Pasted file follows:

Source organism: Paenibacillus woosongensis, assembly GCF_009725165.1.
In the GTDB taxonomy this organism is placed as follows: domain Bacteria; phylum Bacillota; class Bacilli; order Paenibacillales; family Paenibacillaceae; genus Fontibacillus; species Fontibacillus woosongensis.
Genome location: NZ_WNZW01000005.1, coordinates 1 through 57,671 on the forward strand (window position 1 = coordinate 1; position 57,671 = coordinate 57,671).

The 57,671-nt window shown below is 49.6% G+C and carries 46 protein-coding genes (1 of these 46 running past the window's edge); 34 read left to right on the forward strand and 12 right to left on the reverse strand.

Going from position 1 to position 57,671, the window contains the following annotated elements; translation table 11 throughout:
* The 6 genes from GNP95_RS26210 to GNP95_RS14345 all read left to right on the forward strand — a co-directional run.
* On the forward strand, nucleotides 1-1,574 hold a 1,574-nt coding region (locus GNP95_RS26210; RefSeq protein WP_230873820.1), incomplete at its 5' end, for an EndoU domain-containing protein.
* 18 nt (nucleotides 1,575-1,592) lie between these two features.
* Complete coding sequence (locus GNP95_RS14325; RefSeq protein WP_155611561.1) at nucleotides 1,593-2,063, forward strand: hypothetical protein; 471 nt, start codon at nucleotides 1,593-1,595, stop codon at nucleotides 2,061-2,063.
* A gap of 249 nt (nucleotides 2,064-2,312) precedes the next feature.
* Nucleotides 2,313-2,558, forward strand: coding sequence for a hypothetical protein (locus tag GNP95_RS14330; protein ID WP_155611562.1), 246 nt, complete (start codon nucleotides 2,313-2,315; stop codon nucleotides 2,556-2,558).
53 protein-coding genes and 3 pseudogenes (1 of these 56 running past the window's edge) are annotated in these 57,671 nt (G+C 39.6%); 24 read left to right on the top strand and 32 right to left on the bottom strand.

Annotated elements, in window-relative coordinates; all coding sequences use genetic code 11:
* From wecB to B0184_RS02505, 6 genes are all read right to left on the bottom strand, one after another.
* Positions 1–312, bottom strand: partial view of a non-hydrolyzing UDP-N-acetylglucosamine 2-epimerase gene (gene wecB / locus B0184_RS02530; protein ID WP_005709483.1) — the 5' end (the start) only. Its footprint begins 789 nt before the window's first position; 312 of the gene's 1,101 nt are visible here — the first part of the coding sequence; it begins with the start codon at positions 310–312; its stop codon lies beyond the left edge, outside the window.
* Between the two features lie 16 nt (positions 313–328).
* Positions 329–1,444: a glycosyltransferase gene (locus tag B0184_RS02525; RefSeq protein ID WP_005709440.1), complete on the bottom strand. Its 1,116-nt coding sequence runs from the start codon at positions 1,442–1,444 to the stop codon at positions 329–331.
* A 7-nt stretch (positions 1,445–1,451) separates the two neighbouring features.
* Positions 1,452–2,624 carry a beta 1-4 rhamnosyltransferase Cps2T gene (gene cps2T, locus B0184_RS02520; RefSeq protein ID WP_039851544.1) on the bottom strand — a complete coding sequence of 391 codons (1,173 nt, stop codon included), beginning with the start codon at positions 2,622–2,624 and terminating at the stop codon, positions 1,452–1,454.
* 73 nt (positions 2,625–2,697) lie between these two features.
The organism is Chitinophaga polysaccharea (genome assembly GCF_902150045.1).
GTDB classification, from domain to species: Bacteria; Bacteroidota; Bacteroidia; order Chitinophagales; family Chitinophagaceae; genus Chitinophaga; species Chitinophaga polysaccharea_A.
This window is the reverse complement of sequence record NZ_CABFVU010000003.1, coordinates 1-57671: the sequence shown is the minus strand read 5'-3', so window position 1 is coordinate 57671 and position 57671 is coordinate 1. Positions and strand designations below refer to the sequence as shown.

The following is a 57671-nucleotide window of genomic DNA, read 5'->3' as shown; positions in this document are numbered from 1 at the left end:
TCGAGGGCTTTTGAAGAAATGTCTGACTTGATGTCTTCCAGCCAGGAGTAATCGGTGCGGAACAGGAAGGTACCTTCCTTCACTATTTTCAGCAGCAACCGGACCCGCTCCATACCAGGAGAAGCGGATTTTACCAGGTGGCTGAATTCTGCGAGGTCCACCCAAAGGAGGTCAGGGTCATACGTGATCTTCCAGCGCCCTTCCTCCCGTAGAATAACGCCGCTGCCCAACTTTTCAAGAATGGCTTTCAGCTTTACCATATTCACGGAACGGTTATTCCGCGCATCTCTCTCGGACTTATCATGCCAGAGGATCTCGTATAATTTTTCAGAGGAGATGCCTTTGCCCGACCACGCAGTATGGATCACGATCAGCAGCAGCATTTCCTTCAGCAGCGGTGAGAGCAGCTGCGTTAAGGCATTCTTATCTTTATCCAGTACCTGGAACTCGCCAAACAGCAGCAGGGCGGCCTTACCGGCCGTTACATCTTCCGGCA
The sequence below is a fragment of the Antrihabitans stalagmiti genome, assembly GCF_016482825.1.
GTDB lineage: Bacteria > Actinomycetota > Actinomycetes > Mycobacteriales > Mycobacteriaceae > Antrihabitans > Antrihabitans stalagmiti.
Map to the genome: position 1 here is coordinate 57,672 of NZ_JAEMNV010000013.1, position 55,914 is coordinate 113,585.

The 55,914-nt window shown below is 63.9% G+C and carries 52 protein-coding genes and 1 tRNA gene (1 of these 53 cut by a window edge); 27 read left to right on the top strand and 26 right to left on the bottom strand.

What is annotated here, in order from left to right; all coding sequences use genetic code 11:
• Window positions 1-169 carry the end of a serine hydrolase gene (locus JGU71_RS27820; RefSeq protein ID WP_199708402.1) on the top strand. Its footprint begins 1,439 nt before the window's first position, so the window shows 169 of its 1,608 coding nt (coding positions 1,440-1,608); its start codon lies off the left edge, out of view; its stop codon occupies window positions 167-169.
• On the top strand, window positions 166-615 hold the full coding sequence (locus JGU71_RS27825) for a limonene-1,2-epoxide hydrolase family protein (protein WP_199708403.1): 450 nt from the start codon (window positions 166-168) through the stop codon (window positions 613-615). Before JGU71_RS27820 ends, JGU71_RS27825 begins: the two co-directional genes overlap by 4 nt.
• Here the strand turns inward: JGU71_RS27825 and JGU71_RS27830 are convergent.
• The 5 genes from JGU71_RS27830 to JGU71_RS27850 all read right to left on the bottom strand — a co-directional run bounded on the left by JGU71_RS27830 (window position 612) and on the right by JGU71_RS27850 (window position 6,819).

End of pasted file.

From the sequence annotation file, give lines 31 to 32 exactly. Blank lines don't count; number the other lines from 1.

• Window positions 1-169 carry the end of a serine hydrolase gene (locus JGU71_RS27820; RefSeq protein ID WP_199708402.1) on the top strand. Its footprint begins 1,439 nt before the window's first position, so the window shows 169 of its 1,608 coding nt (coding positions 1,440-1,608); its start codon lies off the left edge, out of view; its stop codon occupies window positions 167-169.
• On the top strand, window positions 166-615 hold the full coding sequence (locus JGU71_RS27825) for a limonene-1,2-epoxide hydrolase family protein (protein WP_199708403.1): 450 nt from the start codon (window positions 166-168) through the stop codon (window positions 613-615). Before JGU71_RS27820 ends, JGU71_RS27825 begins: the two co-directional genes overlap by 4 nt.